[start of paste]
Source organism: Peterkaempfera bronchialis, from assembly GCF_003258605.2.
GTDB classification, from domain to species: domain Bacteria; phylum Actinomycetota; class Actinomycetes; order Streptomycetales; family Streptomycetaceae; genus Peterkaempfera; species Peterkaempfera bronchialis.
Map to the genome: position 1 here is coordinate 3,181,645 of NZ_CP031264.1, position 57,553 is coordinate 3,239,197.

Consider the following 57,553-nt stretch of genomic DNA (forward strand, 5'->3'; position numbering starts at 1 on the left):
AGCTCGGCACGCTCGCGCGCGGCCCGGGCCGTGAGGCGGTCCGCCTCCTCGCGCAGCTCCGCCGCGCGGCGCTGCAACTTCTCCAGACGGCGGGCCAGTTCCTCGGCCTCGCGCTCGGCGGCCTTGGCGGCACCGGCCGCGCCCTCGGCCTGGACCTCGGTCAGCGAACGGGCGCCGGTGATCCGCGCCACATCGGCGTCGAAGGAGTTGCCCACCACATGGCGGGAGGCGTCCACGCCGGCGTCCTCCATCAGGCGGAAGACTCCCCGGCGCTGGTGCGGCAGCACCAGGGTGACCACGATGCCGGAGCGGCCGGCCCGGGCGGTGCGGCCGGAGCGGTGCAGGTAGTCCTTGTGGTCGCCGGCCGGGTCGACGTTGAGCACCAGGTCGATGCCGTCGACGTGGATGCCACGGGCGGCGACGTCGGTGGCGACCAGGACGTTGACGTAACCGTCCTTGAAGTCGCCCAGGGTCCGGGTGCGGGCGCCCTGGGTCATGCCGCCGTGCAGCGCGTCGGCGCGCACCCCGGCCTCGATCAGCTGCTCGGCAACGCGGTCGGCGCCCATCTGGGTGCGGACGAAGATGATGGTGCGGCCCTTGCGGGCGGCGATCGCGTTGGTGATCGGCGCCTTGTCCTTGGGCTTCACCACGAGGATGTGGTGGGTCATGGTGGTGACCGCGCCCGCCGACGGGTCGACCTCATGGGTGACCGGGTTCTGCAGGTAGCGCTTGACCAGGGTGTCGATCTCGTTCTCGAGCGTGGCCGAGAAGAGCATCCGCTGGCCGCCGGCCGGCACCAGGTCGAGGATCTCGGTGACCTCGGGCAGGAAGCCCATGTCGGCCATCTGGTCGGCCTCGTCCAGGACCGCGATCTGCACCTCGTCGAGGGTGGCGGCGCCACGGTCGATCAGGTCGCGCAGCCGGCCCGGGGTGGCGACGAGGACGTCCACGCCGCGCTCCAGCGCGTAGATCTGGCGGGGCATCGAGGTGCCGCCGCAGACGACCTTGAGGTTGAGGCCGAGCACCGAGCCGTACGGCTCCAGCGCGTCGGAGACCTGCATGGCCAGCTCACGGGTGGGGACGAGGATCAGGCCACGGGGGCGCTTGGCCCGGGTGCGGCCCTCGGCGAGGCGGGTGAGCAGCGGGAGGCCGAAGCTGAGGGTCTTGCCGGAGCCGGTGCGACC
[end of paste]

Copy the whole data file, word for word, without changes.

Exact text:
Source organism: Peterkaempfera bronchialis, from assembly GCF_003258605.2.
GTDB classification, from domain to species: domain Bacteria; phylum Actinomycetota; class Actinomycetes; order Streptomycetales; family Streptomycetaceae; genus Peterkaempfera; species Peterkaempfera bronchialis.
Map to the genome: position 1 here is coordinate 3,181,645 of NZ_CP031264.1, position 57,553 is coordinate 3,239,197.

Consider the following 57,553-nt stretch of genomic DNA (forward strand, 5'->3'; position numbering starts at 1 on the left):
AGCTCGGCACGCTCGCGCGCGGCCCGGGCCGTGAGGCGGTCCGCCTCCTCGCGCAGCTCCGCCGCGCGGCGCTGCAACTTCTCCAGACGGCGGGCCAGTTCCTCGGCCTCGCGCTCGGCGGCCTTGGCGGCACCGGCCGCGCCCTCGGCCTGGACCTCGGTCAGCGAACGGGCGCCGGTGATCCGCGCCACATCGGCGTCGAAGGAGTTGCCCACCACATGGCGGGAGGCGTCCACGCCGGCGTCCTCCATCAGGCGGAAGACTCCCCGGCGCTGGTGCGGCAGCACCAGGGTGACCACGATGCCGGAGCGGCCGGCCCGGGCGGTGCGGCCGGAGCGGTGCAGGTAGTCCTTGTGGTCGCCGGCCGGGTCGACGTTGAGCACCAGGTCGATGCCGTCGACGTGGATGCCACGGGCGGCGACGTCGGTGGCGACCAGGACGTTGACGTAACCGTCCTTGAAGTCGCCCAGGGTCCGGGTGCGGGCGCCCTGGGTCATGCCGCCGTGCAGCGCGTCGGCGCGCACCCCGGCCTCGATCAGCTGCTCGGCAACGCGGTCGGCGCCCATCTGGGTGCGGACGAAGATGATGGTGCGGCCCTTGCGGGCGGCGATCGCGTTGGTGATCGGCGCCTTGTCCTTGGGCTTCACCACGAGGATGTGGTGGGTCATGGTGGTGACCGCGCCCGCCGACGGGTCGACCTCATGGGTGACCGGGTTCTGCAGGTAGCGCTTGACCAGGGTGTCGATCTCGTTCTCGAGCGTGGCCGAGAAGAGCATCCGCTGGCCGCCGGCCGGCACCAGGTCGAGGATCTCGGTGACCTCGGGCAGGAAGCCCATGTCGGCCATCTGGTCGGCCTCGTCCAGGACCGCGATCTGCACCTCGTCGAGGGTGGCGGCGCCACGGTCGATCAGGTCGCGCAGCCGGCCCGGGGTGGCGACGAGGACGTCCACGCCGCGCTCCAGCGCGTAGATCTGGCGGGGCATCGAGGTGCCGCCGCAGACGACCTTGAGGTTGAGGCCGAGCACCGAGCCGTACGGCTCCAGCGCGTCGGAGACCTGCATGGCCAGCTCACGGGTGGGGACGAGGATCAGGCCACGGGGGCGCTTGGCCCGGGTGCGGCCCTCGGCGAGGCGGGTGAGCAGCGGGAGGCCGAAGCTGAGGGTCTTGCCGGAGCCGGTGCGACC